“The strategy devised for Booths’ own label by Smith&+Village comes into play on the new packaging, with a concentration of the brand achieved using a very limited, but unique colour palette of creative elements.”

“The bold and eye catching packaging features a strong and simple mix of typography, colour and a unique Booths twist. There are no photos or confusing category language.”





The jewel in the retailer’s crown

“Today tea is still graded and packed on the premises in Preston, so the range is fundamental to the business.”

Debrah Smith, Creative Director, Smith&+Village, says: “The tea range totally embodies Booths as a business. The jewel-coloured boxes of the different tea varieties sit together as a strong family and have real presence on shelf amongst the brands. The piece-de-resistance is the packaging for the strong afternoon tea bags, which we called Builders’ Tea, because after all, that’s what we all call our favourite brew.”

“The strategy for the brand and the design reflect Booth’s premium and heritage positioning, while making it relevant for the modern consumer.”

Richard Village, Director, Smith&+Village, adds: “Booths’ own label branding communicates the quality of the products. The new, simple, consistent and monolithic look we devised boosted customer recognition by reflecting the values of the retail brand, as well as its reputation for high quality.”

“A range of loose leaf teas is set to hit the high-end supermarket’s shelves later this summer.”


Designed by: Smith&+Village

Country: United Kingdom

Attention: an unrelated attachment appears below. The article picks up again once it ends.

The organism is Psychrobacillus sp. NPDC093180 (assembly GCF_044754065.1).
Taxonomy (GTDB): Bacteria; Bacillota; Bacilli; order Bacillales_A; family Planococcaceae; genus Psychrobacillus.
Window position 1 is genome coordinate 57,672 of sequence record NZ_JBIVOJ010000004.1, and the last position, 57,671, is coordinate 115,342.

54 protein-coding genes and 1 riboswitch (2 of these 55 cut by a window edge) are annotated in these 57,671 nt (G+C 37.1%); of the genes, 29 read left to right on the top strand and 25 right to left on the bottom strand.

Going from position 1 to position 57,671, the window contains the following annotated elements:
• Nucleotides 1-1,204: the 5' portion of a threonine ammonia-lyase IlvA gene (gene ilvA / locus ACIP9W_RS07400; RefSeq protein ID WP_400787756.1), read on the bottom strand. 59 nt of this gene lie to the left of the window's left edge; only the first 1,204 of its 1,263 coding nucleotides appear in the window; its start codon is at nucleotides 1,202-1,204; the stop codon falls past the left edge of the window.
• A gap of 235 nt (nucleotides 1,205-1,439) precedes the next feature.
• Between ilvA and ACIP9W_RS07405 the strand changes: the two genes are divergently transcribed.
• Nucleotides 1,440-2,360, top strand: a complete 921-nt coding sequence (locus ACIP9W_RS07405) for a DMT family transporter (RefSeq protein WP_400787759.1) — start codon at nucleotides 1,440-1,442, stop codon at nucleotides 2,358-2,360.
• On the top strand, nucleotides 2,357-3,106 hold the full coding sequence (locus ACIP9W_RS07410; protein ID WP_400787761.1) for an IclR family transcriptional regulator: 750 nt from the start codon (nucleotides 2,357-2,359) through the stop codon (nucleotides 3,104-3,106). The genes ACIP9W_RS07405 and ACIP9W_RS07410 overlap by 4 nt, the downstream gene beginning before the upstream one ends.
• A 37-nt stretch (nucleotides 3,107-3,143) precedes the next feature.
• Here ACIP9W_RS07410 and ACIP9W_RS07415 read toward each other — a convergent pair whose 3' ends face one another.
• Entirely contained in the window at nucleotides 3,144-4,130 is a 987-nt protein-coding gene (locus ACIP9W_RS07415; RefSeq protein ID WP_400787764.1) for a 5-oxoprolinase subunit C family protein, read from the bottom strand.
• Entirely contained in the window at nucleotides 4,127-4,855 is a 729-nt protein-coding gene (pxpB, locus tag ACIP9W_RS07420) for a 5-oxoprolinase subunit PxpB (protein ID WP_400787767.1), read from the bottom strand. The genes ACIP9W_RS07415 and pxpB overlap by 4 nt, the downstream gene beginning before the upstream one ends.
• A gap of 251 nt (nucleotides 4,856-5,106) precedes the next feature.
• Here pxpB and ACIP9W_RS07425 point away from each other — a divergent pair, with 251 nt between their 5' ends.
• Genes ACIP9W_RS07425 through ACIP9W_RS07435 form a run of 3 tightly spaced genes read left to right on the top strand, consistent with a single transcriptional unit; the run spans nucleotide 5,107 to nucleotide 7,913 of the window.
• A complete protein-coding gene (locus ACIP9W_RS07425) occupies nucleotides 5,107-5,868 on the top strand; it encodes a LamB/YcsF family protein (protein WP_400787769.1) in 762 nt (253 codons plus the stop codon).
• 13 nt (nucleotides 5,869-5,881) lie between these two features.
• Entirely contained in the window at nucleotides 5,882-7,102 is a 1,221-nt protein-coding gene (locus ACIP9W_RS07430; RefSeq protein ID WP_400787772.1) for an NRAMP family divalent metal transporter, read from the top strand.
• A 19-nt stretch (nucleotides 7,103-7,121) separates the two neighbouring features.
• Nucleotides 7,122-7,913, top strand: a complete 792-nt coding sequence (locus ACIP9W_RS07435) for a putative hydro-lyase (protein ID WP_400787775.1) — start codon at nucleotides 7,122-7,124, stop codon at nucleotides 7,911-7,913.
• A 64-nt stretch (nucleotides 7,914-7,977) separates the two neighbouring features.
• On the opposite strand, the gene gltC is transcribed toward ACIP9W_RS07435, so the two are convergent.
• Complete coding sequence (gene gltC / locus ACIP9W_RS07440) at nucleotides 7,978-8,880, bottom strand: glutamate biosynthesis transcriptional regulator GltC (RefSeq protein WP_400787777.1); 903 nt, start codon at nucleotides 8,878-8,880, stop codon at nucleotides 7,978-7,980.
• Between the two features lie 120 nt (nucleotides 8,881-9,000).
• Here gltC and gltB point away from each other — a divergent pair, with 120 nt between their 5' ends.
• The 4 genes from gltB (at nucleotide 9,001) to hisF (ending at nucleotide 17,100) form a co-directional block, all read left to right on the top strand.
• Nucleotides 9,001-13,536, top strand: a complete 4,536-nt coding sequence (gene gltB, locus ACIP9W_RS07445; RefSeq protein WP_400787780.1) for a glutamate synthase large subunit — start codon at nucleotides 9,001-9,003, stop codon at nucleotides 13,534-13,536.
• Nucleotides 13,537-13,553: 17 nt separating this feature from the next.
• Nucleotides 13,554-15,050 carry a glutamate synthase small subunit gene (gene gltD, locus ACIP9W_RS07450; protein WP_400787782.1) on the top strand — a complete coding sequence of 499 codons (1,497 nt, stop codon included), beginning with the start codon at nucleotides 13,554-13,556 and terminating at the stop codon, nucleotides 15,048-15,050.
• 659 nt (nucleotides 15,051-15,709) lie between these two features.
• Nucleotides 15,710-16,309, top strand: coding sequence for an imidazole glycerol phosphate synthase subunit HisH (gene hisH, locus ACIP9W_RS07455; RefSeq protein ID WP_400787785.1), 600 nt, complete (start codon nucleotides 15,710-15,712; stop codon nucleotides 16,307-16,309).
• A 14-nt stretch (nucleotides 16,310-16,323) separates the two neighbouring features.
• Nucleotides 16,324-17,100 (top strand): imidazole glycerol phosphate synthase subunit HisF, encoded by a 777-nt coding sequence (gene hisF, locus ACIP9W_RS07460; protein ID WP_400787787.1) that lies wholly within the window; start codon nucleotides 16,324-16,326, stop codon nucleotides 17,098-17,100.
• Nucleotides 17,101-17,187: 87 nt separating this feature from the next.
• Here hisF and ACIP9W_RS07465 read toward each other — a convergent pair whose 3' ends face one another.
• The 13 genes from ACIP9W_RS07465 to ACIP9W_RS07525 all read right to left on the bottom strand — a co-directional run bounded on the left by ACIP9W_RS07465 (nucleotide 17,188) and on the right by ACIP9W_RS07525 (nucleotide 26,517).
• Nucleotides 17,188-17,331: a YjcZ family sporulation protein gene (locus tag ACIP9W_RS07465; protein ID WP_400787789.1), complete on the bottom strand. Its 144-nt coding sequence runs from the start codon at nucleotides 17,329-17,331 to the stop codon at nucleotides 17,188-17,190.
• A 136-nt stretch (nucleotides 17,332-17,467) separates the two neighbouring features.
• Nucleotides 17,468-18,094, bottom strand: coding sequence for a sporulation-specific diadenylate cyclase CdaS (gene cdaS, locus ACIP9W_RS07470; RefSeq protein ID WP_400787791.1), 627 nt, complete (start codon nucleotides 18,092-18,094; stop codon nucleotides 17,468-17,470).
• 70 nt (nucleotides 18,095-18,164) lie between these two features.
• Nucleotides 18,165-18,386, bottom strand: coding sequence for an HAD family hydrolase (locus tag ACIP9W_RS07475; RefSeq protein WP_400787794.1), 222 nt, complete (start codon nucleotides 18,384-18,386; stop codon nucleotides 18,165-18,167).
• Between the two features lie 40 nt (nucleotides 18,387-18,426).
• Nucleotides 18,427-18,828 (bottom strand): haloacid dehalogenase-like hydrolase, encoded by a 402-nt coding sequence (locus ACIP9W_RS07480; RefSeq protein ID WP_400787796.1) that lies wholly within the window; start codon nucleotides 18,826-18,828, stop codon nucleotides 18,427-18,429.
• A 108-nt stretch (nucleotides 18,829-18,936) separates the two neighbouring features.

from Blog – The Dieline | Packaging & Branding Design & Innovation News

Exquisite Sicilian Olive Oil with the Packaging to Match

Italy is known for a lot of things—pasta, wine, and of course, olive oil. Alivu is a limited edition oil made in a sustainable way in the western part of Sicily. Designed by solid studio, it’s a downright gorgeous line of olive oil that really gives consumers a sense of just how special it is.





“Excellent Sicilian olive oil, made with indigenous raw materials, in the respect of the eco-sustainable production. Oil solely made by the monoculture of Biancolilla olives, a type of superior olives that are only found in soils in the west of Sicily and particularly appreciated in haute cuisine which bring a lot of beneficial properties for the health thanks to the higher percentage of linoleic acid. Produced in limited edition. Solid studio has worked on naming, brand identity, packaging and editorial design.”





Naming: “alivu”

oil / olive / ulivo

“The sound remembers the world the product belongs to, namely the olive trees.”